Napowrimo #15: The Platypus

Privately, the platypus feels
it’s only rotten luck
that people don’t refer instead
to the platypus-billed duck.


Napowrimo #14: The mason bird

The remarkable nest of the weaver bird
is passably well known;
less famous is the mason bird
which carves a nest from stone.
The proportions can be clumsy;
there’s a tendency to schlock,
a rather Disney mixture
of the Gothic and Baroque;
some ornamental flourishes
are let down by poor technique.
But not bad for a bird holding
a chisel in its beak.


[I did write one for yesterday, but it was purely to say I’d written one and even by Napo standards it wasn’t worth posting]


Napowrimo #12: Giraffe

The usual way to spot giraffe
is by their penetrating laugh;
so those which are a bit dejected
frequently go undetected.


Napowrimo #11: Chicken poem

A chicken is really just a duck
who makes the lifestyle choice to cluck.


Napowrimo #10: The Garden Bear

There’s a bear at the end of the garden.
I don’t know why she’s there;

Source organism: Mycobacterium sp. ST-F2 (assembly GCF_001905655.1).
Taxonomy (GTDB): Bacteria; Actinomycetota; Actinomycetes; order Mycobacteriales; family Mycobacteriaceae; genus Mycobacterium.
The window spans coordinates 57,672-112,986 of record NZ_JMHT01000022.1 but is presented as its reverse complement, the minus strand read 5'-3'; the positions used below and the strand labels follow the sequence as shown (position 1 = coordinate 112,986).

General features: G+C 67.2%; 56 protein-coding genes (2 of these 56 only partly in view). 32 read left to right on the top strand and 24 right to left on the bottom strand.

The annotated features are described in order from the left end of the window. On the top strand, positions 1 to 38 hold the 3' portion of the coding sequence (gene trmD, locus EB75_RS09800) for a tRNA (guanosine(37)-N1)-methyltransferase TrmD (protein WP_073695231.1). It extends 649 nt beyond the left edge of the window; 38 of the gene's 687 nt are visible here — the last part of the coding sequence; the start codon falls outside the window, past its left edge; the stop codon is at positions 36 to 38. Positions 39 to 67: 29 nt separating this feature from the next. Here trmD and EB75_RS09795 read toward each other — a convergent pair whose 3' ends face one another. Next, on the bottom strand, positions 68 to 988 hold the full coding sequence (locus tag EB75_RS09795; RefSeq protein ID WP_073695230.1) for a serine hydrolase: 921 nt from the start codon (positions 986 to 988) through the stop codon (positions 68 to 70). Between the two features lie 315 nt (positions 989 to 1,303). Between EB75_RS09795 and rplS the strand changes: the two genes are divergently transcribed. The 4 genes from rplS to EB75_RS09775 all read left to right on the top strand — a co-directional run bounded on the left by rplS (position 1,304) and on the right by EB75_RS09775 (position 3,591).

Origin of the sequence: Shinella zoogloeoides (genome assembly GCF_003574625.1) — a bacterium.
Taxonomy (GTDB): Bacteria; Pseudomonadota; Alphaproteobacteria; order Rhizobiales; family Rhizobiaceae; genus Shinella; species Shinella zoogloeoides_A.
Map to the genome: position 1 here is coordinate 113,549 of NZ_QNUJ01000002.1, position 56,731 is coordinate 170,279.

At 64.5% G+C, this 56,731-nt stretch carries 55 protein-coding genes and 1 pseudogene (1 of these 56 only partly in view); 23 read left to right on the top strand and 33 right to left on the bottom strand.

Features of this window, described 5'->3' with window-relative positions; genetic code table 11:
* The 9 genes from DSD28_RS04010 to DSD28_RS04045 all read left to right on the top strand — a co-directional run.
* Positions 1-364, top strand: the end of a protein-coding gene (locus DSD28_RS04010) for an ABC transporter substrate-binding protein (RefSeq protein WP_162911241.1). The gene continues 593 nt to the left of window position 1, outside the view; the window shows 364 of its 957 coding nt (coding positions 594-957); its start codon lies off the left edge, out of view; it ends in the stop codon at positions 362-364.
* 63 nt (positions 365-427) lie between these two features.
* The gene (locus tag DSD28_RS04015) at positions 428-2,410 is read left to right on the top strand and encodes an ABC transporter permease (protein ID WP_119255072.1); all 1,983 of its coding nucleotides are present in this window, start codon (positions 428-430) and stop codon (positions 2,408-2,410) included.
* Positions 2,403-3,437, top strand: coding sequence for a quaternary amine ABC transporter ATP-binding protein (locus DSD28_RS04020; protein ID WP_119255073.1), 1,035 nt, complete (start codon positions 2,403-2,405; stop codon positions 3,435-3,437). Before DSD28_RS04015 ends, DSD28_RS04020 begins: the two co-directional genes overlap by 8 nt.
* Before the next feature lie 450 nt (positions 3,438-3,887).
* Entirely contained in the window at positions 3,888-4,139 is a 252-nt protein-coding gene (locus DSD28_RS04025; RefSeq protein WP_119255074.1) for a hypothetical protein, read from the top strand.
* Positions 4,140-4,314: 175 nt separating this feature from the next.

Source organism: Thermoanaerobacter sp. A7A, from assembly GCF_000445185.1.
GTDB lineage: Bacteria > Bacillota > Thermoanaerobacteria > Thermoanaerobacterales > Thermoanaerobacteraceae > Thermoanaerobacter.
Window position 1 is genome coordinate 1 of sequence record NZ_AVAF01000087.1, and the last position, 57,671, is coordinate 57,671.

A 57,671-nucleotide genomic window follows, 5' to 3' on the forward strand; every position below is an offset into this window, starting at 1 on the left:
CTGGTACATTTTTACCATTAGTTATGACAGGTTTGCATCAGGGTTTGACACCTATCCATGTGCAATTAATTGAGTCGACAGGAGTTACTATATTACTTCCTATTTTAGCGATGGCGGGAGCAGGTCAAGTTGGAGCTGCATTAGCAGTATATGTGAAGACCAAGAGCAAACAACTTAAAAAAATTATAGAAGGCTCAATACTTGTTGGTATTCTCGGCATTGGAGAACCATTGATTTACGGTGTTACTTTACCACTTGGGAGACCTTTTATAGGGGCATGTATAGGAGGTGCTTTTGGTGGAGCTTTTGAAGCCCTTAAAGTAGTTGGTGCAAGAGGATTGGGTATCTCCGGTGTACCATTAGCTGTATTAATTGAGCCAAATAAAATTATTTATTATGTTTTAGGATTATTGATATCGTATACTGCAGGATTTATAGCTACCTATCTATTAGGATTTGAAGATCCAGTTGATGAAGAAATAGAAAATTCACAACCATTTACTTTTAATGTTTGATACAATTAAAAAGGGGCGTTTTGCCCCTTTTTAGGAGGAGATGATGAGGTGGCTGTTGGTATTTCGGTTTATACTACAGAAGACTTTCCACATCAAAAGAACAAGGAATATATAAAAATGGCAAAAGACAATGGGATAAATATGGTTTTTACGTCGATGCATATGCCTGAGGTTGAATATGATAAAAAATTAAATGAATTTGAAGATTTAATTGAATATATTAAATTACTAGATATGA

she just turned up one afternoon
and dug herself a lair.

She tends to squash the plants
but I’m glad to have a creature
who’s so majestic when she’s splashing
in the water feature.

I don’t see her in winter;
she curls up in her den
and hibernates till daffodils
are back in bloom again,

but when I take potato peelings
to the compost heap
I sometimes hear her snoring
or roaring in her sleep.


Originally I had ‘talking in her sleep’, but I didn’t want to anthropomorphise the bear too much. ‘Roaring’ is a bit odd, though, maybe. Mumbling? Whimpering? Growling?


Napowrimo #9: The Ocelot

The loveliest of wild cats
is probably the ocelot;
it also has nice shiny teeth
although it doesn’t floss a lot.